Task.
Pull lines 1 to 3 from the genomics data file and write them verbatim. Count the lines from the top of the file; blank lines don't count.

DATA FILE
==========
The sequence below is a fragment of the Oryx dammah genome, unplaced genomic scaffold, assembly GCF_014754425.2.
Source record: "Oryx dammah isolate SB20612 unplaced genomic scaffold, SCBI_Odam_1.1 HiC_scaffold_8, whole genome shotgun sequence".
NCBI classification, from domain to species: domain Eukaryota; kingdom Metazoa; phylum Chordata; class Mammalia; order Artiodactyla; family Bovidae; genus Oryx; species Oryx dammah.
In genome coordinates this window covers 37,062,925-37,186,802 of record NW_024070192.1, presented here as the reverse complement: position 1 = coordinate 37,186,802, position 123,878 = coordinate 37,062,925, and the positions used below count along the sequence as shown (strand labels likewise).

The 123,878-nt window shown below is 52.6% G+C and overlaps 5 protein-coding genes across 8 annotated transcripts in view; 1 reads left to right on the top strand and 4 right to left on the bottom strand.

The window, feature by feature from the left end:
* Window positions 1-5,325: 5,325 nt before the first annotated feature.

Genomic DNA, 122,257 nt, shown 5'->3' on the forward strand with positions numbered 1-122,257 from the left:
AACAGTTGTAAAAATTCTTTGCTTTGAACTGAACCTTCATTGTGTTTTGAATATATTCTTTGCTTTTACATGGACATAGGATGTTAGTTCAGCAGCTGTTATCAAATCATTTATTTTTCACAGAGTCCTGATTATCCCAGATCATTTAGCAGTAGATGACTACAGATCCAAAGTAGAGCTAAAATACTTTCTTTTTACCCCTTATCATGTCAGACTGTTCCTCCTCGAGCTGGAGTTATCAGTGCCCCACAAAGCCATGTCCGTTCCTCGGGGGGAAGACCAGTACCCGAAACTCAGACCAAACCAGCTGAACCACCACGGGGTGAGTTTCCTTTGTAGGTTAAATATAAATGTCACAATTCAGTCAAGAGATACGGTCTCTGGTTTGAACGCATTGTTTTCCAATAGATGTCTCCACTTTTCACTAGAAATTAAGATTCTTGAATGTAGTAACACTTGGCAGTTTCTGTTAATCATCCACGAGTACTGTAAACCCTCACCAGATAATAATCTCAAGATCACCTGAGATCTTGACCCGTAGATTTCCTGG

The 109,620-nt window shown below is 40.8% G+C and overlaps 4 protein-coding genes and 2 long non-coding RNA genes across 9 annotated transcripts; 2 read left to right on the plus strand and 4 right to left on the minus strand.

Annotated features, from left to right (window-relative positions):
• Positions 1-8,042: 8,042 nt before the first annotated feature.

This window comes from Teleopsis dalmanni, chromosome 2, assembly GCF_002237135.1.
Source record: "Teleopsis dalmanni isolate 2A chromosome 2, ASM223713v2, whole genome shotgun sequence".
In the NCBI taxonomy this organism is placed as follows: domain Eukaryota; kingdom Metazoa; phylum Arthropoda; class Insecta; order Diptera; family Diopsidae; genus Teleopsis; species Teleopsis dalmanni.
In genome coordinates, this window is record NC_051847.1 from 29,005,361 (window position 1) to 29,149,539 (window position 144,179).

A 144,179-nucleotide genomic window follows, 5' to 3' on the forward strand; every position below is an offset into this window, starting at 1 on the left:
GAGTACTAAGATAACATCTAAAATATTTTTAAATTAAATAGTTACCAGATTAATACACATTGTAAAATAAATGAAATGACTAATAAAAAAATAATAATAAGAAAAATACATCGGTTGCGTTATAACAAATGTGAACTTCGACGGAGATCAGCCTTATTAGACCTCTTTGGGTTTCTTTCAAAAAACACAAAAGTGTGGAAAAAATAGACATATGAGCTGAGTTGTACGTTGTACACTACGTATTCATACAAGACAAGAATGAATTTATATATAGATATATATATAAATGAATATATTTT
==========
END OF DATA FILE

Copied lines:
The sequence below is a fragment of the Oryx dammah genome, unplaced genomic scaffold, assembly GCF_014754425.2.
Source record: "Oryx dammah isolate SB20612 unplaced genomic scaffold, SCBI_Odam_1.1 HiC_scaffold_8, whole genome shotgun sequence".
NCBI classification, from domain to species: domain Eukaryota; kingdom Metazoa; phylum Chordata; class Mammalia; order Artiodactyla; family Bovidae; genus Oryx; species Oryx dammah.